Houston, we have a problem!
I have hesitated to speak of this publicly.
The weight of this story’s outcome is potentially great.
When Geppetto’s door opened August 26th, 1974, Ma Borsotti was making her delicious ravioli by hand. I’ve heard said, it would take her six days and many expletives to make seven days worth of ravioli. Around that time, Tom, her son, heard tell of a man in San Francisco making ravioli for United Airlines at the time. The man wanted to buy a bigger machine and was interested in selling the smaller one.
How Tom learned about this guy and his machine for sale… without the internet is beyond me. Regardless, his sister’s husband was sent to San Francisco to pick it up. For Christmas 1974, Ma was given the former United Airlines ravioli machine. It came without instructions and no owner’s manual. Tom tells some great stories about the trial and error days as they perfected the new way. Ma’s life was made much easier and that machine is still in use to this day at Geppetto’s. At least it was… until two Saturdays ago.
There is a lot to making Ma’s Ravioli. The fresh pasta, the filling and the process of bringing the two together are all important. It is an art. An undeniable change in the end result has unfortunately revealed a problem. Yield and quality have diminished. Something has gone wrong and we can’t make Ma’s Ravioli with her machine unless it can be repaired. It has no identifying markings as to its manufacturer. All we know is that it was made in Italy. Probably quite some time before 1974. The machine’s technology is simple and smart and beyond our ability to make any kind of definite diagnosis as to the problem.
Looking over the old girl, I remarked aloud, “We need that “older guy” who likes to tinker with stuff. The kind of guy who can figure anything out. Does the world even make those kind of guys anymore?”
Just then, twenty-four year Geppetto’s server/bartender, Jamie, a man of few words, softly spoke one name, “Shelby.”
“Really?!” I asked.
“Oh yeah, he said. That guy’s amazing. He can figure anything out when it comes to machinery.”
Shelby and his lovely wife, Robin, are true friends and regular Geppetto’s customers. A Ma’s Ravioli fan, all it took was a quick text and Shelby was on his way. He looked like a surgeon in his headlamp as he observed the machine. I watched in admiration as he studied how the mechanisms worked over and over again. I showed him an example of our latest batch which had not been broken up yet.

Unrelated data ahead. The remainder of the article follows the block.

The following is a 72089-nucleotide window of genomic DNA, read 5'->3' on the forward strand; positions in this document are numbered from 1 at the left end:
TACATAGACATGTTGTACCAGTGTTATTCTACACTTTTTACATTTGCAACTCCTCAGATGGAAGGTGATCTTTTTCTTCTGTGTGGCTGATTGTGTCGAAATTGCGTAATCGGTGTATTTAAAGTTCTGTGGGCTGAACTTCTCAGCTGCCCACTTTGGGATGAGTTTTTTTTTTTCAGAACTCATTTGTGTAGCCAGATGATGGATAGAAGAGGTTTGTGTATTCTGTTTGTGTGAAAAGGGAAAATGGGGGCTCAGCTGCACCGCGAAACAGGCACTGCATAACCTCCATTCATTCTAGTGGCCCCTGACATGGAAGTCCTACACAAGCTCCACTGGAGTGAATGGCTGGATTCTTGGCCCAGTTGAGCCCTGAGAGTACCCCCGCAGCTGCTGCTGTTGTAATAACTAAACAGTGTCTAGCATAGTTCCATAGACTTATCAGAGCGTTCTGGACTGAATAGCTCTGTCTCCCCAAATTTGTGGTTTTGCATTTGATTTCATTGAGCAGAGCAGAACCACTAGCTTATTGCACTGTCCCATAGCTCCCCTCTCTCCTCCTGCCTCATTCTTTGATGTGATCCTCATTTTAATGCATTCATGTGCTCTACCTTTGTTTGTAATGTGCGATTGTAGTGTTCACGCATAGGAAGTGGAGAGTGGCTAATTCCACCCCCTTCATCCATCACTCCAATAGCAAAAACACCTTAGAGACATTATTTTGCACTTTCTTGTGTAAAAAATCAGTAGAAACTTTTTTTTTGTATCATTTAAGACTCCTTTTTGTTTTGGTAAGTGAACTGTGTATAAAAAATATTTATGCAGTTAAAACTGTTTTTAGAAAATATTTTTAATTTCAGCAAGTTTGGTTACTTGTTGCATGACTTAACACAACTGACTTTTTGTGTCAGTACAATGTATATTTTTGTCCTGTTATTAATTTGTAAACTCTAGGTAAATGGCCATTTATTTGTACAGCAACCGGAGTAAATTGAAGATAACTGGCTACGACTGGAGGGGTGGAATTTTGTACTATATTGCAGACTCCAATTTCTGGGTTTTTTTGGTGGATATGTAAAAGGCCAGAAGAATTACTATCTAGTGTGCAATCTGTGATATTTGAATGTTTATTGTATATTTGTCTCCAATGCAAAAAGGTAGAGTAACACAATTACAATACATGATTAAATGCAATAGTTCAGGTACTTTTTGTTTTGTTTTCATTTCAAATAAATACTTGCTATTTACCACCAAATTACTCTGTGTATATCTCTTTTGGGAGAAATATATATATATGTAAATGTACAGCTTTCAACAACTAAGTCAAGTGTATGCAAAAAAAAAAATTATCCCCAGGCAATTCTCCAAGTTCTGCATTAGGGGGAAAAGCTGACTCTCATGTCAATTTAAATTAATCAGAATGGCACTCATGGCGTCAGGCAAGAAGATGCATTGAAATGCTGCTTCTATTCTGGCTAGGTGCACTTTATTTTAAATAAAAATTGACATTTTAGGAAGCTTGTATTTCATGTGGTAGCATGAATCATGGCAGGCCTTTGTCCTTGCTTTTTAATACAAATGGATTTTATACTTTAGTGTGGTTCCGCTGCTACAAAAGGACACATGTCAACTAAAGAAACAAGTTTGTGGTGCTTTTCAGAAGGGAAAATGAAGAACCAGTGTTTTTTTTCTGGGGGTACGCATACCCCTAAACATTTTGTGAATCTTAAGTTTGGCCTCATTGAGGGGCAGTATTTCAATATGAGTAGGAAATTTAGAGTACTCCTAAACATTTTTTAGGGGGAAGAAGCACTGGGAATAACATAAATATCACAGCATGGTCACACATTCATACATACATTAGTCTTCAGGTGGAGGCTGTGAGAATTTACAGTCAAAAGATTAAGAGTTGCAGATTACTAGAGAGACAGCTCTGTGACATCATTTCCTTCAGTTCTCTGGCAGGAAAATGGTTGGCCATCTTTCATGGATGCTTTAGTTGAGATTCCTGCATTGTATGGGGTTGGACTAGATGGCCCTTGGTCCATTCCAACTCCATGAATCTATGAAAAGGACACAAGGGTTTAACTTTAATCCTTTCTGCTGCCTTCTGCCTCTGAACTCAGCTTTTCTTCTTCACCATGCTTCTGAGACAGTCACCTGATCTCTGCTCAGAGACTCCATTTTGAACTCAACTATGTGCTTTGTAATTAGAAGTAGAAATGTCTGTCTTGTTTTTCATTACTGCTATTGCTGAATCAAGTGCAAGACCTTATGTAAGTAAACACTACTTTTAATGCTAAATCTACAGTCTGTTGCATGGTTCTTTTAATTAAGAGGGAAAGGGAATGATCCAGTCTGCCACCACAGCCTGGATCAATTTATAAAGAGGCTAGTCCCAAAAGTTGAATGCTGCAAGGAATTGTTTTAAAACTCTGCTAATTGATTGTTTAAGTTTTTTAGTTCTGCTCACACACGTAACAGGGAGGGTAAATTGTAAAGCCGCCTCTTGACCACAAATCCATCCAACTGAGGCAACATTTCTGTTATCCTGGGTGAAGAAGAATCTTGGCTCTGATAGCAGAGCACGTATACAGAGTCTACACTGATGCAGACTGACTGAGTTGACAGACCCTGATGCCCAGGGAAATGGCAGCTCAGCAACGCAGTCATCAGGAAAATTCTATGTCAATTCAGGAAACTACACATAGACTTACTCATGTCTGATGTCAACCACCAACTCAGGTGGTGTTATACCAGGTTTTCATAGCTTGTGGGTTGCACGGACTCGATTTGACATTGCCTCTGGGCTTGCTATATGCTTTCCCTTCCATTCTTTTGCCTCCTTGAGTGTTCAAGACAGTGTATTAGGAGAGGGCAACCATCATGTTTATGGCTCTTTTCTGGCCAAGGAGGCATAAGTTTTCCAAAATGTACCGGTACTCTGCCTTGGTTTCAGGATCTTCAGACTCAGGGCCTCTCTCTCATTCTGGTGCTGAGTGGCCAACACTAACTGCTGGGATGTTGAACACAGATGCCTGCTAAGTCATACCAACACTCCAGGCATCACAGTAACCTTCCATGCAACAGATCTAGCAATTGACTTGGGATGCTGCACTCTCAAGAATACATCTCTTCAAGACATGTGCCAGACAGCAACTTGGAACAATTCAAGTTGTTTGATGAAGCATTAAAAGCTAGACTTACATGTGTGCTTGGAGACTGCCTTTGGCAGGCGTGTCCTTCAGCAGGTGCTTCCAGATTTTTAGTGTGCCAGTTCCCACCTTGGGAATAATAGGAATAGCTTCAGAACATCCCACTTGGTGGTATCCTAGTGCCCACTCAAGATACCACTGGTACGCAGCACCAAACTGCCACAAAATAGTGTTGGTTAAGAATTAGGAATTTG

“It’s definitely a delivery problem.” Shelby said.
Discerning that narrowed the field and he was able to identify the source.
“It’s a timing issue.” He said. And this gear (which could fit in the palm of my hand) is the problem. That metal star has turned so many times it’s just plain worn out. Its points have worn unevenly and that’s where the problem lies. With this machine… timing is everything. You need a new gear.”
We spent a week attempting to track down manufacturer, specs and information to no avail. One night, at dinner here, our son-in-law made the suggestion of using 3D printing to manufacture a new part. I forwarded the link to Shelby assuming he would be too “old school” for that. Nothing could have been further from reality. He jumped at the opportunity to learn.
“I’ve always wanted to learn about 3D printing.” He said. Shelby came back to the restaurant the next day to remove the part. He took it to a guy in Portland where it will be reverse engineered and its original size determined. When ready the specs will be sent to a 3D print company in Bend. They will manufacture the part and only then will we know if Geppetto’s coveted machine will live to produce again.
Some have said, "Why bother? Get a knew one." It's not that simple. And I believe, the machine and Ma and Tom and Shelby and many others deserve our best effort to restore what was once great.
We’ll keep you posted. Meanwhile… say a little prayer… and give thanks for the “older guys’ who like to tinker and aren’t afraid to learn. We won’t make it much longer on the number Raviolis we have left in house. What Ma would do in this moment has crossed my mind. What she would have to say, I imagine, is perhaps too colorful for publication and matches my sentiments precisely.